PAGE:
Four Key Barriers to the Widespread Adoption of AI
There is a lot of buzz about the promise of artificial intelligence (AI) and machine learning—from self-driving cars to predicting heart attacks, AI is spreading like wildfire across industries, triggering a massive investment in talent as businesses rush to adopt and/or deploy the technology.
But while there is growing excitement around what new applications AI will enable next, the reality is many issues and limitations still exist. Following are several key challenges that must be overcome before we can realize AI’s truly amazing applications.
Missing and disparate data
The availability of greater volumes and sources of data is enabling capabilities in AI and machine learning. There is a seemingly endless torrent of data being collected, but it remains incredibly hard to integrate that data. Information is often spread across multiple applications in various formats, including video, photos—making it hard to wrangle it all together while ensuring the quality of information.
On the flip side, certain industries, such as healthcare, still suffer from a lack of data. Experts know success with AI relies on having enough quality data to build models that provide meaningful learning and results. Just like the human brain needs information to develop, AI can’t develop properly without a certain quantity (and quality) of data. Organizations looking to adopt AI often find it is not only difficult to aggregate data across multiple medical record systems, but they are also limited by missing and incomplete data. For example, it is difficult to predict outcomes of rare diseases because there are very few patient data sets to pull from. It is also difficult to make a reliable decision about disease progression when a patient’s medical records aren’t linked together across providers and specialists. Luckily, new methods and techniques are helping professionals overcome these challenges.
Turns out, the more machines “know”— the less we understand them. Deep learning methods used for AI involve creating complex, hierarchical representations from simple building blocks to solve high-level problems. The network learns something simple at the initial level in the hierarchy, then sends the information to the next level where the information is combined into something more complex. The process continues, with each level building from the input it received from the previous level.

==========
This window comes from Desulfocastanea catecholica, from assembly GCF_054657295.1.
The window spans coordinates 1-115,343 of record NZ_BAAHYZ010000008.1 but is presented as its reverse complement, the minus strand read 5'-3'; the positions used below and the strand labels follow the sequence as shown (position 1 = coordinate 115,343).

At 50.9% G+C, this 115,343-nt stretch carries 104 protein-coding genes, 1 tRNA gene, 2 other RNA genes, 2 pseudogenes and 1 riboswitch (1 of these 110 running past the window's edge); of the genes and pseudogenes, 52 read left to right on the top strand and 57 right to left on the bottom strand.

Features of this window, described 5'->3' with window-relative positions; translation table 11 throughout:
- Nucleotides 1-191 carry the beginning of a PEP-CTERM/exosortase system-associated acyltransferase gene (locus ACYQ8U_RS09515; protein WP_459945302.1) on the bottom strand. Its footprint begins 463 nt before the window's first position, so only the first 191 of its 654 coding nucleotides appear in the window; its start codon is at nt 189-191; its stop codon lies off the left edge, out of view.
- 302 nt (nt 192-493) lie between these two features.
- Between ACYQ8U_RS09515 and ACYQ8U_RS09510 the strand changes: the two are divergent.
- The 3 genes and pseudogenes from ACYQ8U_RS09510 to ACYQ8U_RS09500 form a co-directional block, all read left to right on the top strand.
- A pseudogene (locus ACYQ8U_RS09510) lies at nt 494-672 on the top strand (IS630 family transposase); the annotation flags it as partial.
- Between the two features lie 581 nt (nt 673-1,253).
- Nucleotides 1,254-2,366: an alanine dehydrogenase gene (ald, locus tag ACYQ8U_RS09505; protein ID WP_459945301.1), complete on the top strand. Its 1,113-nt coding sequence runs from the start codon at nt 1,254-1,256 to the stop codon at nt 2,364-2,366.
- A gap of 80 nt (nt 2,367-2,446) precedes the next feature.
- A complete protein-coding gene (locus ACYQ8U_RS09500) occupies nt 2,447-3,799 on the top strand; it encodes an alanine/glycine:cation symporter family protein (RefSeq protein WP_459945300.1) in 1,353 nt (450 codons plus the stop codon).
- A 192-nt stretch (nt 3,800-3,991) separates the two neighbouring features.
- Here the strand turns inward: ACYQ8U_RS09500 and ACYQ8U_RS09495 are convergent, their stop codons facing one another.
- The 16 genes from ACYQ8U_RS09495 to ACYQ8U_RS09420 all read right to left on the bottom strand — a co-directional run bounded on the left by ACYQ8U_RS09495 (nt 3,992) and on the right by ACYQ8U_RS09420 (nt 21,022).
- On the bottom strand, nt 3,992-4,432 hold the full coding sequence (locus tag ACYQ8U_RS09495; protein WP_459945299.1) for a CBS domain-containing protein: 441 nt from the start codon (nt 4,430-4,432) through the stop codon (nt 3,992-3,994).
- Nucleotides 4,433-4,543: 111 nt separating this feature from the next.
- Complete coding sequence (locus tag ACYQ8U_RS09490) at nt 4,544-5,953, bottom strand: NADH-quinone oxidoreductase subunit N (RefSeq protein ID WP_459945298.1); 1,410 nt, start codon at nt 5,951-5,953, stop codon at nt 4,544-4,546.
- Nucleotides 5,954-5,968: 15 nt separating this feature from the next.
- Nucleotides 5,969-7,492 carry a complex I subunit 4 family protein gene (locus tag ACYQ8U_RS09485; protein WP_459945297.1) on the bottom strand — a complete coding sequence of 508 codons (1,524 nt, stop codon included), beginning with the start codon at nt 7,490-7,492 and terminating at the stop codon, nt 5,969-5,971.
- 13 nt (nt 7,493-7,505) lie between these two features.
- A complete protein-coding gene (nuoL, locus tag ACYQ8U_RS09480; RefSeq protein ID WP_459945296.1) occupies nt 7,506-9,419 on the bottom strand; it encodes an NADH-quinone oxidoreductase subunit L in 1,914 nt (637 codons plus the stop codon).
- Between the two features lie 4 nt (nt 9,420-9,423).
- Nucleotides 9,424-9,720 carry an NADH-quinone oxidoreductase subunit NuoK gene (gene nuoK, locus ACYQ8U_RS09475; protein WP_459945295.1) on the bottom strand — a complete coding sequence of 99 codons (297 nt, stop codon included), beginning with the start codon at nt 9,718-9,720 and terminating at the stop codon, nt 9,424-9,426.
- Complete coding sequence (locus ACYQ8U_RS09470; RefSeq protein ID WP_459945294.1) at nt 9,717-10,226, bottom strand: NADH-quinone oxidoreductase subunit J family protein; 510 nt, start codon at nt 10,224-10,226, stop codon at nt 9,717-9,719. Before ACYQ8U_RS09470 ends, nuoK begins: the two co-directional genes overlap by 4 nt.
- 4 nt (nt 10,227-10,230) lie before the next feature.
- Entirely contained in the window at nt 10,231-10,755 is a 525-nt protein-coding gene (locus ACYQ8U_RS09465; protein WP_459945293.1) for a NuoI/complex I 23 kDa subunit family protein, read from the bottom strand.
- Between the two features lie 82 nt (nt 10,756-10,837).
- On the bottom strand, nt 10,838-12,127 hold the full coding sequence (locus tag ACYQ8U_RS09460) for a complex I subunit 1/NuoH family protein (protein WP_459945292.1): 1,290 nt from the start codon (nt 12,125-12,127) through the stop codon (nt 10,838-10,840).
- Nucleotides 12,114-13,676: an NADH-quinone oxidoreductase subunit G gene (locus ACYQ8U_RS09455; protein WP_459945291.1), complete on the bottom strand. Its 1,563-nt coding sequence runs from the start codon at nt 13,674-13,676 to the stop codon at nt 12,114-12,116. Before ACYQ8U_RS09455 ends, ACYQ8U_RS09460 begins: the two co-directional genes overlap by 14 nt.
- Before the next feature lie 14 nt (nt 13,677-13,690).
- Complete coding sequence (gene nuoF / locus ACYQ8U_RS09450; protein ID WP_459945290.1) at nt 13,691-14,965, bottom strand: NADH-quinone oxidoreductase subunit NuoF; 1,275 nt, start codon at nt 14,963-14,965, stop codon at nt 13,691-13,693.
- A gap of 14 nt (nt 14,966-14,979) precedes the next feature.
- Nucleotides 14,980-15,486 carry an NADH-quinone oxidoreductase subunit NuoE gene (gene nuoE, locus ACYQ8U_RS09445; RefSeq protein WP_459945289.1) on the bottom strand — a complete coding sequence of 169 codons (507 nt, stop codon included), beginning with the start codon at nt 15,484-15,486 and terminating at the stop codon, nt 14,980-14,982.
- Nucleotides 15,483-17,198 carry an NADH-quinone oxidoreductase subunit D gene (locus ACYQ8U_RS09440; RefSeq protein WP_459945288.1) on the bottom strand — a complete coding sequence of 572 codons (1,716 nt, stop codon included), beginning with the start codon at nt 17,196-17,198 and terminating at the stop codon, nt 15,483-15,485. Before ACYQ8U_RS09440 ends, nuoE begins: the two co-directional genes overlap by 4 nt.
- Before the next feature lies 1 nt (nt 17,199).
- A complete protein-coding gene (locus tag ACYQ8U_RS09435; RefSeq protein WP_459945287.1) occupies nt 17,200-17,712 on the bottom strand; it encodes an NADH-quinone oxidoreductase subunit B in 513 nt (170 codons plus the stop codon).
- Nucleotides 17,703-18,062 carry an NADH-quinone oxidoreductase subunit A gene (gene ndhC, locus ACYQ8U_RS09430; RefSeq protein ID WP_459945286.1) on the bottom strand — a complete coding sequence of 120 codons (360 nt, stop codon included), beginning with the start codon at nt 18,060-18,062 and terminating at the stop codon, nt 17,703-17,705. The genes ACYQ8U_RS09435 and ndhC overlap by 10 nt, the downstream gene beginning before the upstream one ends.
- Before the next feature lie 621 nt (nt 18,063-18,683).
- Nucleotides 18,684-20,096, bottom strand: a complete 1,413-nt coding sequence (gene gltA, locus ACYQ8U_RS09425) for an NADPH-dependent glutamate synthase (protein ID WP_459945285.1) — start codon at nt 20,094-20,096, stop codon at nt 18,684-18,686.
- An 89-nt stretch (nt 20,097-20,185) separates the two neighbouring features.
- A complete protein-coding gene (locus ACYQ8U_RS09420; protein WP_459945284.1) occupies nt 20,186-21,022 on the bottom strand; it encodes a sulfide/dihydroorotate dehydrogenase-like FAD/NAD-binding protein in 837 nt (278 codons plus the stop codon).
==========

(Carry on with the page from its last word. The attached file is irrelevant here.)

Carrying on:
But the deeper the layers get, the harder the optimization algorithms become. Eventually, they become so hard that data scientist can’t explain how they work. At a certain point, the algorithms used for deep neural networks somehow, miraculously, produce accurate results—but scientists and engineers don’t fully understand how. AI enables machines to make predictions, but it is hard to get a computer to explain how it arrived at a conclusion. It not only raises trust issues, but also creates potential legal and liability issues. There is much to explore and consider in this regard before AI can move forward full force.
Time and energy limitations
Much of the focus around AI has been on developing better algorithms. But what many fail to consider is that not every system is designed to effectively deploy AI solutions. A crucial step toward enabling wider deployment is redesigning hardware to support AI, particularly for embedded applications like mobile technologies and drones. It’s an issue that is too often overlooked. There are also storage challenges. For AI innovation to continue, we must blaze new paths in the terrain of computer hardware design.
The skills gap
Among the biggest barriers to deploying AI tools is the talent shortage. Many businesses are struggling to secure employees with the combination of skills and knowledge necessary to unleash the full potential of AI. Consequently, more organizations are devoting more time and resources to training and development to establish an AI talent pool from within. The focus here needs to be on providing professionals with real-world experience that is both cutting-edge and practical and can be immediately put to use.
The race for AI is now underway. The technology is rapidly reshaping the boundaries of what we think of as possible in way that is both awesome and exciting, but there are several obstacles standing in the way of widespread adoption. Many of these challenges can—and will—be overcome, but it will take better data, better algorithms and better hardware. We can achieve all of those things if we commit to sharing knowledge and information that enables. This will enable better trained talent who can usher us into a new golden age of AI.
Lily Fu is the Director of Open Enrollment Programs at MIT Professional Education.
Source: RD Magazine